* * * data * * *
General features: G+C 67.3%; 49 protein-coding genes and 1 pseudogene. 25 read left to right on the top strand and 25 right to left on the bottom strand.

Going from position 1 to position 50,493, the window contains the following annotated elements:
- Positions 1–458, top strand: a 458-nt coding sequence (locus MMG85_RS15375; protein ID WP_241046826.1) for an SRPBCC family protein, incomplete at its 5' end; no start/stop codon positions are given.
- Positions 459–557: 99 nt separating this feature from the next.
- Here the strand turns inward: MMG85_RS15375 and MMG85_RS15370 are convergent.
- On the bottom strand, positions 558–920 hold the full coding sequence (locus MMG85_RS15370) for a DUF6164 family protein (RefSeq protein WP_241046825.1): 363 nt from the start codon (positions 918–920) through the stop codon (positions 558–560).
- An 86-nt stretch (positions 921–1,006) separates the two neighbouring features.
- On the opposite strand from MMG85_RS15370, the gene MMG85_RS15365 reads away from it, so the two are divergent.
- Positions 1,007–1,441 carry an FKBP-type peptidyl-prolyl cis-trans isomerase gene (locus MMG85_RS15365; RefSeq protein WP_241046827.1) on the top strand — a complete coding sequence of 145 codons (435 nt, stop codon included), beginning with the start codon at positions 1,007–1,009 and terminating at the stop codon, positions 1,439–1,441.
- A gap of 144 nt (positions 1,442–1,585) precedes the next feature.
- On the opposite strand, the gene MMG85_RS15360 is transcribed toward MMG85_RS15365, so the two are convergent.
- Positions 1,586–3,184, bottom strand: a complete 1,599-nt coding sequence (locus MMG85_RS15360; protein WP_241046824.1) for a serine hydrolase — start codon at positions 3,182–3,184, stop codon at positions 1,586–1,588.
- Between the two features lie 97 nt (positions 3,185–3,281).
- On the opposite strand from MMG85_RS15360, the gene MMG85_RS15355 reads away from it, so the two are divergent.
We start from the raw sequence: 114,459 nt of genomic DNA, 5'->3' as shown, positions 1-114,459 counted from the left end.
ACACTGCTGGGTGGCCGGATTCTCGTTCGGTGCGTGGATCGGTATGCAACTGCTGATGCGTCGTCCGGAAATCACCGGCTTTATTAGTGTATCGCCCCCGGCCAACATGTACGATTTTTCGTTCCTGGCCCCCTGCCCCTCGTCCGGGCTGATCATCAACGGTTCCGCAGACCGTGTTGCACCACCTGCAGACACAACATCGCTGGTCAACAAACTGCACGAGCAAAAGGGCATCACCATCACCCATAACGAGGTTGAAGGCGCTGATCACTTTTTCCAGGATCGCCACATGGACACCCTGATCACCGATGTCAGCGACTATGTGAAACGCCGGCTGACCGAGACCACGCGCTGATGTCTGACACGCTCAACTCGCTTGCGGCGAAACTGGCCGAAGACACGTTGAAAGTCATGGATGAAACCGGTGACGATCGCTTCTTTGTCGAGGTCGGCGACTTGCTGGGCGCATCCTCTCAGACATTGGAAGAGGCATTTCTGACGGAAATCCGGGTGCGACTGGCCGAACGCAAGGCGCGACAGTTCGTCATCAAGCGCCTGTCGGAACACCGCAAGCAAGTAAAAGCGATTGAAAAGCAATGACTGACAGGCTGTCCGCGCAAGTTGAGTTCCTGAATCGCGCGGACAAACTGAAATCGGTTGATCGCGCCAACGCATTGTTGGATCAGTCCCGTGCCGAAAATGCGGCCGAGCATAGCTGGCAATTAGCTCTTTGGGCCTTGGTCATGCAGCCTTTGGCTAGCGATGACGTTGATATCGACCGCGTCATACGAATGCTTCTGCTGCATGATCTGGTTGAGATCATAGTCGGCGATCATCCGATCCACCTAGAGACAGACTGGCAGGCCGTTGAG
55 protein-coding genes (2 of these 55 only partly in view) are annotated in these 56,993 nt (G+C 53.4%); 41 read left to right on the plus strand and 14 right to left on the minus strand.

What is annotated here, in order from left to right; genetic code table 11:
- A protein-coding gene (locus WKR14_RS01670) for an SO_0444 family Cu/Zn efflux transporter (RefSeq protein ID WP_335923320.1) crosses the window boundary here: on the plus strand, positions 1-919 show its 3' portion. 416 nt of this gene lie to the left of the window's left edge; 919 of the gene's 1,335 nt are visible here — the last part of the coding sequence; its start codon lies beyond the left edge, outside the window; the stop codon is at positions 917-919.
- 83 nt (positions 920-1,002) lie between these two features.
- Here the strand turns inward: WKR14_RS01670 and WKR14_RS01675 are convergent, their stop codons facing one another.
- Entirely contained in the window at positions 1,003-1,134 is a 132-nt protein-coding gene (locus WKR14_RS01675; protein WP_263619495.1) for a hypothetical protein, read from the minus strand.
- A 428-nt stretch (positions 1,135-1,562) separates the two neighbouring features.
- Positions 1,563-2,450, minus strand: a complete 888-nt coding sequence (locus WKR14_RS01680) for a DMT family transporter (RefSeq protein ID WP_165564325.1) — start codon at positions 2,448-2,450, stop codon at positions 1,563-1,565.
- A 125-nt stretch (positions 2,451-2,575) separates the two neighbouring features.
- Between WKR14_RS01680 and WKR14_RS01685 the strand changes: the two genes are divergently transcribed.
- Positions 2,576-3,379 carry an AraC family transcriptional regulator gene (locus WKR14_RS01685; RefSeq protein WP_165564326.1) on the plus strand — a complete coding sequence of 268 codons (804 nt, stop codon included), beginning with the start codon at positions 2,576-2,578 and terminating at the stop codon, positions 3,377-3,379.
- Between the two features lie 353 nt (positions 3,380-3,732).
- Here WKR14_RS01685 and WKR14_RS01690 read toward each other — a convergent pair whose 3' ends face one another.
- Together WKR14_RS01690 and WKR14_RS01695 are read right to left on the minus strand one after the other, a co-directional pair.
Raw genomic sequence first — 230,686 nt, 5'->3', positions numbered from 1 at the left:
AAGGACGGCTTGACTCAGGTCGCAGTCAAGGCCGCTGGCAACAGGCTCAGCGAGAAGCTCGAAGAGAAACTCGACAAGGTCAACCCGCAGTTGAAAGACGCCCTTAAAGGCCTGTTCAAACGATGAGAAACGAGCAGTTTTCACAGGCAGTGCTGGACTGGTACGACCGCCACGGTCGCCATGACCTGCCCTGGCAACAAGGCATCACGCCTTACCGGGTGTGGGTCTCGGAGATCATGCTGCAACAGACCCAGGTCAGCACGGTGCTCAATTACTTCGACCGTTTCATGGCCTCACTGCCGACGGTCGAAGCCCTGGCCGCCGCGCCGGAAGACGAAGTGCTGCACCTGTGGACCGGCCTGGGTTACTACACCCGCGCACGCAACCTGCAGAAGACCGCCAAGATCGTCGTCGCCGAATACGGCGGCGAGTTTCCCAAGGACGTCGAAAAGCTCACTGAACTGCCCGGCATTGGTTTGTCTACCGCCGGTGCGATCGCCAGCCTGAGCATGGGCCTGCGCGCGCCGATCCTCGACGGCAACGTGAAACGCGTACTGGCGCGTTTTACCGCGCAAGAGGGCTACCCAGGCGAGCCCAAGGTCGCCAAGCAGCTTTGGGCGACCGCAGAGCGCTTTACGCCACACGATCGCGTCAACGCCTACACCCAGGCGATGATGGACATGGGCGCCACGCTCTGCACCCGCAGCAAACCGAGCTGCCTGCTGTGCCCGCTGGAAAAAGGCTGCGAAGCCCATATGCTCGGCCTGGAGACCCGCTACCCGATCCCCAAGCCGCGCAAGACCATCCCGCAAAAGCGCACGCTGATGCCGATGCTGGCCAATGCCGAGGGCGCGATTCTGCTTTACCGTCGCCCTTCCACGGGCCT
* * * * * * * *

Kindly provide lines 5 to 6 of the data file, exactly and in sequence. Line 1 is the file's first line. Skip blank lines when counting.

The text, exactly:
- Here the strand turns inward: MMG85_RS15375 and MMG85_RS15370 are convergent.
- On the bottom strand, positions 558–920 hold the full coding sequence (locus MMG85_RS15370) for a DUF6164 family protein (RefSeq protein WP_241046825.1): 363 nt from the start codon (positions 918–920) through the stop codon (positions 558–560).